As a leadership coach, I have learned that you cannot teach someone who doesn’t want to learn or grow. Without that desire, there is no use in advising or coaching, because it just won’t work. I have never been a big believer in making people do something they don’t want to do.
What I have found is that many times people just want to keep doing the same thing over and over again without creating much change. They tend to believe that if it isn’t broken you don’t need to fix it—which means they lose out on a lot of opportunities to make something better.
The same is true for leaders, sometimes they refuse to learn and grow, and here are the four most common mindsets that feed that kind of thinking. Maybe some of them will ring true for you and sound familiar. If so, take some time to reflect on whether that’s really how you want to approach your leadership.
They know what they know. Many leaders believe they already know everything they need to know, and they don’t feel the need for any new development or growth. This type of leadership thinking is more common than you might think. The problem, of course, is that it results in a closed circuit that limits different ways of thinking and relating to others. Leadership should be about making the effort to question ourselves, being willing to be uncomfortable to maintain an open mind. The best leaders understand that they’ll never know enough.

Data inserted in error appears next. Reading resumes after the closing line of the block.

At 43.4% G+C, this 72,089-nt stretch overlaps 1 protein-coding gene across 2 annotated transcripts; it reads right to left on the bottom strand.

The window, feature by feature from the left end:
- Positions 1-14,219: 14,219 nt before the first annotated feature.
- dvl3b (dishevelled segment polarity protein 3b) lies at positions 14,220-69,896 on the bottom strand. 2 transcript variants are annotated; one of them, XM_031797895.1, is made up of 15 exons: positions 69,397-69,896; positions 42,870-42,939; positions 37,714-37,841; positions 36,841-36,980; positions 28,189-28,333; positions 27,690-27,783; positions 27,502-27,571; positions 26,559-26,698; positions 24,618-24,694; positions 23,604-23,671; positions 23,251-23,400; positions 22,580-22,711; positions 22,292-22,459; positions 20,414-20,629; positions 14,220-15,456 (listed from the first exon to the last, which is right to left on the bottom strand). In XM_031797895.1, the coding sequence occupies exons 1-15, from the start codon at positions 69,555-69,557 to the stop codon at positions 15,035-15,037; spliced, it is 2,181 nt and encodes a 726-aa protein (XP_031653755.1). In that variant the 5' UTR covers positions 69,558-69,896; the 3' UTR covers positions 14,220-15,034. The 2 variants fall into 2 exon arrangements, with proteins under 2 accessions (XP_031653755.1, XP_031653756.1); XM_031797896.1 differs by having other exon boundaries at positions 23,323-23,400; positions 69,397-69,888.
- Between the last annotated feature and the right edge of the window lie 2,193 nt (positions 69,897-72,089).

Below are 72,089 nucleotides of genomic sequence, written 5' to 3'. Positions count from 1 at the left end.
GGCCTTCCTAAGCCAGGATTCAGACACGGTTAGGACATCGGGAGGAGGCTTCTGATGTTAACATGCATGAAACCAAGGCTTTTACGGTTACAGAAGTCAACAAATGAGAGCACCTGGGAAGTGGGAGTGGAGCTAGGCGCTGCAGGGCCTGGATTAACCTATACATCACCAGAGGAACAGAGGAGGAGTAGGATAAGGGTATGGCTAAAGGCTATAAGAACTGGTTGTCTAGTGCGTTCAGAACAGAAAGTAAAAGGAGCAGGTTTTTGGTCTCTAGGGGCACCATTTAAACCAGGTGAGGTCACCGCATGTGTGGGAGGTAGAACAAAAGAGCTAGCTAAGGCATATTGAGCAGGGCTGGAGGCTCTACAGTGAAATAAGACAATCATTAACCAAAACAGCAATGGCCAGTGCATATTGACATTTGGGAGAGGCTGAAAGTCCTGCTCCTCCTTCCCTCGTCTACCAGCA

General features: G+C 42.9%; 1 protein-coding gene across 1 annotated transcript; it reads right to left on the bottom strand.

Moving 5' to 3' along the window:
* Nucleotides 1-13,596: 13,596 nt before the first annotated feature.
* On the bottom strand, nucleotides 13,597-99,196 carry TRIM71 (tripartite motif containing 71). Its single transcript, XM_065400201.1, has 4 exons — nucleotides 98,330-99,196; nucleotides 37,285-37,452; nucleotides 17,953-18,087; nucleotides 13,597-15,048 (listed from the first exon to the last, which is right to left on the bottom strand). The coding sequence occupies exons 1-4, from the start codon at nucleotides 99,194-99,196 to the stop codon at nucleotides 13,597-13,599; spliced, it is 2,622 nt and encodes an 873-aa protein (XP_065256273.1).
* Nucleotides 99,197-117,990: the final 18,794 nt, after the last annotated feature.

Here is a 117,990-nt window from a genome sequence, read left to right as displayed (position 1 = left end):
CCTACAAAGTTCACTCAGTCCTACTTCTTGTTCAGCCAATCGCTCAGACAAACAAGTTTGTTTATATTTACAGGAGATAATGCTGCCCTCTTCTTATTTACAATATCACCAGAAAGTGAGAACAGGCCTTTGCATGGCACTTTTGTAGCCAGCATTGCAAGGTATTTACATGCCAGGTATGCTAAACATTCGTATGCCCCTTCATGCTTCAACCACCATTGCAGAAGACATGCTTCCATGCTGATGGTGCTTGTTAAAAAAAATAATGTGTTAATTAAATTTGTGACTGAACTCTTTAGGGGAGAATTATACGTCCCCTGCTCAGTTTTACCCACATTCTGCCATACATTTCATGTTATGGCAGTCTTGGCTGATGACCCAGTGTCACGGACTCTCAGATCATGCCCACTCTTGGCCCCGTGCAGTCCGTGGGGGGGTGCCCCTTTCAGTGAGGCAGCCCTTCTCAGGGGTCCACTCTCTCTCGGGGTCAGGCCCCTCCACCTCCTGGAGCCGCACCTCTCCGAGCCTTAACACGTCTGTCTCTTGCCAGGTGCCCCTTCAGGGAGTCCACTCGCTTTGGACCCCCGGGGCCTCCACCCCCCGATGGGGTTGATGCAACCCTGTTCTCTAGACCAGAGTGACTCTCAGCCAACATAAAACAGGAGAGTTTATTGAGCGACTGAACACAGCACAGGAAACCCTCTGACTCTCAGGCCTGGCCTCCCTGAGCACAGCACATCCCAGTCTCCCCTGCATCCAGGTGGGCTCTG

They know what they don’t know. Some leaders actually pride themselves on the things they don’t know. They like to run things in the way that suits them, even if it’s completely counterproductive. This way of thinking sometimes comes across as arrogant. It’s often a matter of pride, combined with a bit f defensiveness about their lack of knowledge. The leaders who have the most to learn are often too proud to own up to their shortcomings. It takes courage to admit that you don’t know everything you need to know, but that’s the first step in learning.
They don’t know what is known. A leader who is not questioning is not learning. The smartest leaders are perpetual students—they have the mindset of learning something new all the time. But many times we don’t think we need to know anything new simply because we don’t exercise enough curiosity to discover the gaps in what we already know. It takes a confident leader to go out and look for those gaps so they can be filled in.
They don’t know the unknown. A leader who doesn’t know how to face the unknown will always maintain some degree of ignorance. Insight can have as much power and value as knowledge. And developing that insight means you have to be willing to approach the open questions, to acknowledge that some things can’t be known. It means opening up a different side of yourself.
Development and growth should be synonymous with who you are as a leader, not treated as a one-time event or a periodic luxury. To truly be your best, you need to adopt them as daily habits.
The best leaders insist on finding new ways to learn and grow, because they understand their growth determines who they are—and, ultimately, the success of their leadership.
Lead from within: If you want to be successful you must be open to development and growth. The best leaders are always teachable.
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